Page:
For two years running now, we’ve done this series in the months immediately following the end of the season. It’s back. We’re scoring Nebraska’s position groups on a 10-point scale based on where things stand right now, before spring ball, relative to the various other groups. Each day will bring about a different room, but they will all be scored the same way. The three heaviest influencers on the scores: 2020 play, returning production, and incoming talent.
We close out the offensive side of the ball with. . .
Returning: Logan Smothers (2Y FR), Adrian Martinez (4Y JR)
Incoming: Heinrich Haarberg (FR)
|Adrian Martinez||Luke McCaffrey|
|Compl %||71.5% (108/151)||63.2% (48/76)|
|Big Plays (Pass/Rush)||35 (14/21)||20 (4/16)|
|TDs (Pass/Rush)||11 (4/7)||4 (1/3)|
|TOVs (INTs/FUMs)||8 (3/5)||8 (6/2)|
*Big plays: 10-yard runs, 20-yard passes
** Italicized names signal players who aren’t returning in 2021
Well. I saved these guys for the end for a reason. I—and I’m sure many of you are in the same boat—have no idea what to think of the quarterbacks. Aside from the “they regressed” mob shouting with clenched fists, I think there are a great number of people who watched this team in 2020 and were left scratching their heads.
I don’t think there was regression. I think there was probably idling. Plateauing? That’ll depend on what Adrian Martinez looks like in November of this year. But what I wrote in the 2020 preseason is something I still believe—there’s a good quarterback in there who needs the right system.
Perhaps a system structured similar to the gameplan deployed against Rutgers is the “right system.” After all, Martinez. . . wait let’s not go there yet.
Overall, it seemed like the good wasn’t enough to outweigh the bad. To what extent they did their job, I think the only ones who can really and accurately answer that question are the folks who assign them those jobs. What the Nebraska quarterbacks are taught is nuanced. If I could assess that I’d be coaching them instead of writing about them.
They didn’t play well enough to win. Case closed. Period. Each of them will tell you the same thing. Luke McCaffrey had a chance to go tie the game up against Northwestern and force overtime and he threw incomplete aiming for Wan’Dale Robinson in the end zone. Adrian Martinez had a chance to go win the Iowa game and he turned the ball over.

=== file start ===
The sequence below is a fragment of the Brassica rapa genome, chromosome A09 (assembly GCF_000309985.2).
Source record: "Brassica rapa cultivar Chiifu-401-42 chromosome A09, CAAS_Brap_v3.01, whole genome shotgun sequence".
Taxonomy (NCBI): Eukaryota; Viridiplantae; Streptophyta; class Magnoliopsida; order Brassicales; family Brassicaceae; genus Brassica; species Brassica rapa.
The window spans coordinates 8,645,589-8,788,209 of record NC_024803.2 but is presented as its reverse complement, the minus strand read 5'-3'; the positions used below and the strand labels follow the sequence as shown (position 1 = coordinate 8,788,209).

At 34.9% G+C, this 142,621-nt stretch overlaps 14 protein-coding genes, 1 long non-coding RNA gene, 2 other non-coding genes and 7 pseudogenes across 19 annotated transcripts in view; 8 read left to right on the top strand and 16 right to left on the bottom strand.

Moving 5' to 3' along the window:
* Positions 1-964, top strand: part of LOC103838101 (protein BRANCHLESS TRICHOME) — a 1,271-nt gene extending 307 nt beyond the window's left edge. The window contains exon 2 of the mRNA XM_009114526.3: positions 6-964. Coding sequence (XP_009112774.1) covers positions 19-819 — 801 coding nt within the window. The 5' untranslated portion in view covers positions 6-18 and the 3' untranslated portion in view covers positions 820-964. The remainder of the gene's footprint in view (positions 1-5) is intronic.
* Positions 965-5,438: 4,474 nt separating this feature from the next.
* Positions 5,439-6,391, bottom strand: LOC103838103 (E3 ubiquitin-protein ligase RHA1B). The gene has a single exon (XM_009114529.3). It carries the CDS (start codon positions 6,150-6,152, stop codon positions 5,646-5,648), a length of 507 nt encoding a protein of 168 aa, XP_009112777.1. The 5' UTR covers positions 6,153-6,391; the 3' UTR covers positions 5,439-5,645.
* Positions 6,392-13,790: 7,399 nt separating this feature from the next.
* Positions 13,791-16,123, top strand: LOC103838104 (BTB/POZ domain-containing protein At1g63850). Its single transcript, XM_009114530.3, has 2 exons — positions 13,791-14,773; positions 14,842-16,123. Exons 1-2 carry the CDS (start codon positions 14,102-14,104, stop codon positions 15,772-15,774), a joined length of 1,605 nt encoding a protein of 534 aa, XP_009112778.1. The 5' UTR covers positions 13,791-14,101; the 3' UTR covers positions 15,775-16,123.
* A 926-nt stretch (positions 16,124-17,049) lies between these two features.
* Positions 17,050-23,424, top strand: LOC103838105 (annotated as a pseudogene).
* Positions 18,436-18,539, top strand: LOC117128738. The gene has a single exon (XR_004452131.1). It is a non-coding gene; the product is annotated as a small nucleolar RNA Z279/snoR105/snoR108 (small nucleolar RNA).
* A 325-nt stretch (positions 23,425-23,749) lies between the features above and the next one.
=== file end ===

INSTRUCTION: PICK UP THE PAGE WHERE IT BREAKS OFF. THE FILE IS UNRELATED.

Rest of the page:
If Nebraska is to contend for Big Ten West crowns and somehow bridge what’s looking like a vast gulf between itself and the conference’s best, the quarterback has to be better. He’s not the only one, of course, but he’s an important one. Head coach Scott Frost would tell you the same.
Better, of course, is highly subjective.
This past season, Martinez set a program record for completion rate over the course of a season. His 71.5% clip was the fourth-highest among qualified quarterbacks across the country. A sub-60% passer as a sophomore, many looked at that area and hoped for improvement. Martinez delivered.
In terms of QBR, Martinez’s 75.6 rating ranked 25th nationally and second in the Big Ten. ESPN’s proprietary tool is an efficiency stat, not a value stat, so a risk-averse quarterback would tend to fare well operating the way Martinez operated in 2020, particularly the back half. QBR also portends that a team would win 75.6% of its games with Martinez’s 2020 play. We know that wasn’t the case.
The efficiency was there all season. Martinez, when on schedule, was highly effective at moving Nebraska’s offense down the field. So was McCaffrey. When Nebraska fell off-schedule is when things went awry. Sort of sums up The Martinez Experience so far, when he starts to press, everyone is living on the edge of their seat.
Where the quarterbacks largely came up short last season is in the value-added department.
Against Rutgers, Martinez threw for 255 yards and ran for another 157. The offense as a whole ate up 620 yards on the day, but all it led to was 28 points. It was the fourth time in three years under Frost that the Husker offense had eclipsed the 500-yard mark but been held under the 30-point mark. That’s happened at Ohio State, for example, four times since the turn of the century.
Nebraska’s quarterback production seemed like a lot of empty calories.
The run would too often come at the expense of a bigger play downfield from both guys. Frost recently told local newspapers “we need to do less of that” when it comes to quarterback runs. Factoring out sacks and kneel-downs (which aren’t credited to individual players in the first place but just in case anyone was wondering), the quarterbacks averaged 14.9 runs a game in eight games.